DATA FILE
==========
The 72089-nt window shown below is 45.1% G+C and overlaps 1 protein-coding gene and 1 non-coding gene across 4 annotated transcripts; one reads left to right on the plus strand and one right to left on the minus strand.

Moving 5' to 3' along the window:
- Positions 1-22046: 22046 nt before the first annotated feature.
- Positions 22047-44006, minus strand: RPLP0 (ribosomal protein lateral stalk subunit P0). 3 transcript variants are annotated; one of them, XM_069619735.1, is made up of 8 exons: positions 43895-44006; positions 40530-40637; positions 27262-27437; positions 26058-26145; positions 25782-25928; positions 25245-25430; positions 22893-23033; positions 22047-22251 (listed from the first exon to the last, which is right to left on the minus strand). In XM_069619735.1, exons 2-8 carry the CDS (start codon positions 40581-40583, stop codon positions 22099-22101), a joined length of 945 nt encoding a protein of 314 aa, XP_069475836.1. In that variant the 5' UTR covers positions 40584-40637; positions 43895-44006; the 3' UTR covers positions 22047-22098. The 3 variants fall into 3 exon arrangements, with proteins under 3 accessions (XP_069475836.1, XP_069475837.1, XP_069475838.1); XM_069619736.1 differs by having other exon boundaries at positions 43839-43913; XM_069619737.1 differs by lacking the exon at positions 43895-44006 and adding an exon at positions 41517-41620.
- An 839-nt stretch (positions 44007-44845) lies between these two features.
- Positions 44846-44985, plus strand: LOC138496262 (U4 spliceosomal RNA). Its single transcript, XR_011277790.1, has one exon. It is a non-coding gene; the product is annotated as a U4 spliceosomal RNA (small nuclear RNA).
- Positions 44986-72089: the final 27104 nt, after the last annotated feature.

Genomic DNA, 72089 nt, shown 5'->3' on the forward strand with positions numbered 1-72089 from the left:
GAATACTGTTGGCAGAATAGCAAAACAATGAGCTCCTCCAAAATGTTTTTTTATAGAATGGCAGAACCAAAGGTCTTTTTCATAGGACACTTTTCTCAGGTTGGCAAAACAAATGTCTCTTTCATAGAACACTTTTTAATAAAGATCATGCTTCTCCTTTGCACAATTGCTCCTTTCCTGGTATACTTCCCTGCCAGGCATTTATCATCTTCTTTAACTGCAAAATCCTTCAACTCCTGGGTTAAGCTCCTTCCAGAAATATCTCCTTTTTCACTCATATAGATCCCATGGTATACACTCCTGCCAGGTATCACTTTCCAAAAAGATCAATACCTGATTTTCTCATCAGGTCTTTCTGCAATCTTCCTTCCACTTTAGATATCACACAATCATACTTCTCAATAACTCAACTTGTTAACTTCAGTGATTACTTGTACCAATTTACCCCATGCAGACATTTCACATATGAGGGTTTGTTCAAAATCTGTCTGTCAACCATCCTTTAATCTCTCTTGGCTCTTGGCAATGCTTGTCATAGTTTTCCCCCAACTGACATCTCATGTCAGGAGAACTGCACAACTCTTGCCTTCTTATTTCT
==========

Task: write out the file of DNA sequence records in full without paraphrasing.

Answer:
The 72089-nt window shown below is 45.1% G+C and overlaps 1 protein-coding gene and 1 non-coding gene across 4 annotated transcripts; one reads left to right on the plus strand and one right to left on the minus strand.

Moving 5' to 3' along the window:
- Positions 1-22046: 22046 nt before the first annotated feature.
- Positions 22047-44006, minus strand: RPLP0 (ribosomal protein lateral stalk subunit P0). 3 transcript variants are annotated; one of them, XM_069619735.1, is made up of 8 exons: positions 43895-44006; positions 40530-40637; positions 27262-27437; positions 26058-26145; positions 25782-25928; positions 25245-25430; positions 22893-23033; positions 22047-22251 (listed from the first exon to the last, which is right to left on the minus strand). In XM_069619735.1, exons 2-8 carry the CDS (start codon positions 40581-40583, stop codon positions 22099-22101), a joined length of 945 nt encoding a protein of 314 aa, XP_069475836.1. In that variant the 5' UTR covers positions 40584-40637; positions 43895-44006; the 3' UTR covers positions 22047-22098. The 3 variants fall into 3 exon arrangements, with proteins under 3 accessions (XP_069475836.1, XP_069475837.1, XP_069475838.1); XM_069619736.1 differs by having other exon boundaries at positions 43839-43913; XM_069619737.1 differs by lacking the exon at positions 43895-44006 and adding an exon at positions 41517-41620.
- An 839-nt stretch (positions 44007-44845) lies between these two features.
- Positions 44846-44985, plus strand: LOC138496262 (U4 spliceosomal RNA). Its single transcript, XR_011277790.1, has one exon. It is a non-coding gene; the product is annotated as a U4 spliceosomal RNA (small nuclear RNA).
- Positions 44986-72089: the final 27104 nt, after the last annotated feature.

Genomic DNA, 72089 nt, shown 5'->3' on the forward strand with positions numbered 1-72089 from the left:
GAATACTGTTGGCAGAATAGCAAAACAATGAGCTCCTCCAAAATGTTTTTTTATAGAATGGCAGAACCAAAGGTCTTTTTCATAGGACACTTTTCTCAGGTTGGCAAAACAAATGTCTCTTTCATAGAACACTTTTTAATAAAGATCATGCTTCTCCTTTGCACAATTGCTCCTTTCCTGGTATACTTCCCTGCCAGGCATTTATCATCTTCTTTAACTGCAAAATCCTTCAACTCCTGGGTTAAGCTCCTTCCAGAAATATCTCCTTTTTCACTCATATAGATCCCATGGTATACACTCCTGCCAGGTATCACTTTCCAAAAAGATCAATACCTGATTTTCTCATCAGGTCTTTCTGCAATCTTCCTTCCACTTTAGATATCACACAATCATACTTCTCAATAACTCAACTTGTTAACTTCAGTGATTACTTGTACCAATTTACCCCATGCAGACATTTCACATATGAGGGTTTGTTCAAAATCTGTCTGTCAACCATCCTTTAATCTCTCTTGGCTCTTGGCAATGCTTGTCATAGTTTTCCCCCAACTGACATCTCATGTCAGGAGAACTGCACAACTCTTGCCTTCTTATTTCT